The midway point of the NBA season prompted 76ers coach Doc Rivers to draw an analogy using the Four Seasons. Or McDonald’s.

As a player, Rivers “detested” when coaches broke the season into chunks of games. Instead, he vows to “set your standard — who you’re going to be and what [you are] and who you’re going to be every night.”

Hence, the reference to the luxury hotel chain that NBA teams often use while on road trips. Or to the iconic fast-food chain whose name came up when the coach recently asked his players to name a place where they know what they’re going to get.

“They’re like, ‘McDonalds is consistent!’ And they are,” Rivers said. “They name a couple other chains and you leave the drive-thru and you don’t get what you asked for. … We talk about standards and consistency and owning up to those.”

The Sixers entered Friday’s game against Boston with a 23-17 record, which puts them fifth in the Eastern Conference. Rivers believes that, when the Sixers are at full strength, “we’re a pretty good basketball team.”

» READ MORE: Thunder Mug Cafe's Lizette Apy hopes her 76ers partnership inspires Black business owners

Naturally, the coach loves the dominant play of Joel Embiid, who entered Friday averaging 27.1 points per game (including eight consecutive 30-point games), 10.5 rebounds, and 4.3 assists to again emerge as an MVP contender. But Rivers has disliked the Sixers’ stretches of poor defense, their season-long rebounding woes, and that their lack of size at guard is “a problem some nights.”

Lack of roster continuity has also made it difficult to establish and work toward Rivers’ standards. Yet he knows that is not unique to his team, with the NBA battling a significant COVID-19 surge for the past month.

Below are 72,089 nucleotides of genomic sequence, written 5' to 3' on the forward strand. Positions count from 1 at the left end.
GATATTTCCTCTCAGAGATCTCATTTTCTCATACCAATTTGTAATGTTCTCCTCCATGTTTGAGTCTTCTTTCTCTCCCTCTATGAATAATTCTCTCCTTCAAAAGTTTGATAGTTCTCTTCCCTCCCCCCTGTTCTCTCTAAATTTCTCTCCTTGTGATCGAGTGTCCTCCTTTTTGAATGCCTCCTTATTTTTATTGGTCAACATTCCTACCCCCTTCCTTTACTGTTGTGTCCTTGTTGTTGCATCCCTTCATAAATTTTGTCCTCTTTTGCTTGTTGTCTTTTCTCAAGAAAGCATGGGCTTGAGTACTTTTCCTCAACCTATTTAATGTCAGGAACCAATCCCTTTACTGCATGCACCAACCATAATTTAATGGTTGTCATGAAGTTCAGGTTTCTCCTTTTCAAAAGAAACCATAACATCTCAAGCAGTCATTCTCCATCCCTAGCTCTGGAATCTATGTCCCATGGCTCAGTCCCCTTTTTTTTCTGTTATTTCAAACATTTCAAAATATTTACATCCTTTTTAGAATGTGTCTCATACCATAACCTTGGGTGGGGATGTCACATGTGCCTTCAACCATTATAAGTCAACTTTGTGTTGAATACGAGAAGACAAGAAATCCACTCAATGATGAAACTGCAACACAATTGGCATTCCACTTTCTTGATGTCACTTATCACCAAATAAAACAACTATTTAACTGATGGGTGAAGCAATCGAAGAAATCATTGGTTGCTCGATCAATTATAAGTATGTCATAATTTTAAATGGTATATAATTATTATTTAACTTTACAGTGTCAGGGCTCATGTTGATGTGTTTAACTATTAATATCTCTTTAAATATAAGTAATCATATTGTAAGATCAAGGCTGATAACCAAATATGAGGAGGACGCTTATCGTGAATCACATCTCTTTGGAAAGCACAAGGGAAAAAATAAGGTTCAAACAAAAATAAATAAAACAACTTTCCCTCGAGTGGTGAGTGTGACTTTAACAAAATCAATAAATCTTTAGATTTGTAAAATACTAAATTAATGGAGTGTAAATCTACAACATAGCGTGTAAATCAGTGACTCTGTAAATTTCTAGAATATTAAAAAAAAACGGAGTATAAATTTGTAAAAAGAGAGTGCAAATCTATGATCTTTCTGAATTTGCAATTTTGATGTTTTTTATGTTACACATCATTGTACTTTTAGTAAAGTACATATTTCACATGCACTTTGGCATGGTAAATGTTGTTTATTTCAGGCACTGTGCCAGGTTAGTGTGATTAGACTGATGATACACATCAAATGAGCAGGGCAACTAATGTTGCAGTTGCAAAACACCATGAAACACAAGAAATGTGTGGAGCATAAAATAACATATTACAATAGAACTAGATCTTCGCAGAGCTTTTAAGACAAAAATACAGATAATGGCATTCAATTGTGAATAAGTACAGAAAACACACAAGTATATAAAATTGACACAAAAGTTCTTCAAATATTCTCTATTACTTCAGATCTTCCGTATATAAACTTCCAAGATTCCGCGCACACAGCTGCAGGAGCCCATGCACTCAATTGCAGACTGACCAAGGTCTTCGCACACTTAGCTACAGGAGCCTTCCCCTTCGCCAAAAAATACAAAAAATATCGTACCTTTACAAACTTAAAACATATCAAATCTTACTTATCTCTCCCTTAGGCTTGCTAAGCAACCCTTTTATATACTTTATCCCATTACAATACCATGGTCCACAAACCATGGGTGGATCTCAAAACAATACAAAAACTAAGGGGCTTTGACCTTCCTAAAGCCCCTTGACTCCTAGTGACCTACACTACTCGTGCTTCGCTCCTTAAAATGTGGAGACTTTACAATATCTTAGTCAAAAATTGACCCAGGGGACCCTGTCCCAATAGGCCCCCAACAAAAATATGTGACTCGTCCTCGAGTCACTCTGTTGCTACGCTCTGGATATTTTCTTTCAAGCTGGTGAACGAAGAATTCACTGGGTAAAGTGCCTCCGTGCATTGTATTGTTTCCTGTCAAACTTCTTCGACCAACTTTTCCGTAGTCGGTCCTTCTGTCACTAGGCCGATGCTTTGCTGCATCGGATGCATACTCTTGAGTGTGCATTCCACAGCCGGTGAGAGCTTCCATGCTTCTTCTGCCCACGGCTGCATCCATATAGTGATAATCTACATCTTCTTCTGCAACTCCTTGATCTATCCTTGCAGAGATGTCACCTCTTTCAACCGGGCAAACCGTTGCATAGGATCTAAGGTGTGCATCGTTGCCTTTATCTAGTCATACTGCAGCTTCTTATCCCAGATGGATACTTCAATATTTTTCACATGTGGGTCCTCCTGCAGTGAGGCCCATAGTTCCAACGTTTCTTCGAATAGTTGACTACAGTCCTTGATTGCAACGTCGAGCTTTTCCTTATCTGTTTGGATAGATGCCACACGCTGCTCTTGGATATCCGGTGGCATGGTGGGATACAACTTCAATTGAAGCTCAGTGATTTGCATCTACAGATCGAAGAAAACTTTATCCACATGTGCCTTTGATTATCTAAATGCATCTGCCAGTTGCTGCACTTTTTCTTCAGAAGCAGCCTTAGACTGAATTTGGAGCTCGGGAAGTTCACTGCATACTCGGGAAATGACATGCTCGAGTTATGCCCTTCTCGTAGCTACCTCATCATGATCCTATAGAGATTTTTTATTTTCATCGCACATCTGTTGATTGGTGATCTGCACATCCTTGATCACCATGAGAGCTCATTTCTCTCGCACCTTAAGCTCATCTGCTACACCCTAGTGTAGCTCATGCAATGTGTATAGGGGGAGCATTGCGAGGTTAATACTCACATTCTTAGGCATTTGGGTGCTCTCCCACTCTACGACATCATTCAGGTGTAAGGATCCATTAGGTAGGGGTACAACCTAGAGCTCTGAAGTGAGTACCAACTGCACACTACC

“You could rewind this to every press conference in the league right now,” Rivers said. “That’s just the way it is. Every time you feel like you’re close to getting healthy, [you get a round of] COVID, then someone gets injured.”

Health troubles continue for Green, Milton

Danny Green’s and Shake Milton’s seasons have been peppered with health issues. That continued Friday, when both missed the game against the Boston Celtics with hip pain and a back contusion, respectively.

Rivers described Milton’s injury as “pretty significant” after taking an awkward fall late in a Jan. 3 home game against Houston. Milton also missed the end of the preseason and the first four games of the season with a sprained ankle, and another four games in late December while in COVID-19 health and safety protocols.

“He’s still really struggling,” Rivers said of Milton’s current injury. “I don’t foresee him back anytime soon. The fact that I probably could beat him in a race today would tell me he’s a long way away.”

Without Milton, the complementary ballhandling duties behind starter Tyrese Maxey will likely continue to fall on Furkan Korkmaz or Seth Curry. Embiid and forward Tobias Harris also have the green light to initiate the offense following a rebound. Two-way rookie guard Myles Powell is another option off the bench.

» READ MORE: Sixers' Charlie Brown Jr. serves as ‘perfect story’ for imperfect NBA season

For Green, Rivers said “so far, it seems like he’s having one of those years.” Friday was his 12th game missed while hampered primarily with hamstring and hip troubles, plus a mild bout with COVID-19 late last month. After hurting his hip in the first half during Wednesday’s loss to Charlotte, Green briefly returned before checking out again.

The 34-year-old wing has played a ton of basketball since the restart bubble in the summer of 2020, noting before the season that the toughest thing for him will be sitting when necessary to make sure he is ready for the playoffs.

“At some point, we probably just have to figure out [and] make sure he’s 100%,” Rivers said Friday. “I don’t know. It’s tough, because he said he was feeling great, and then he literally comes in for one play and something happens and now he’s out again. That’s a tough one.”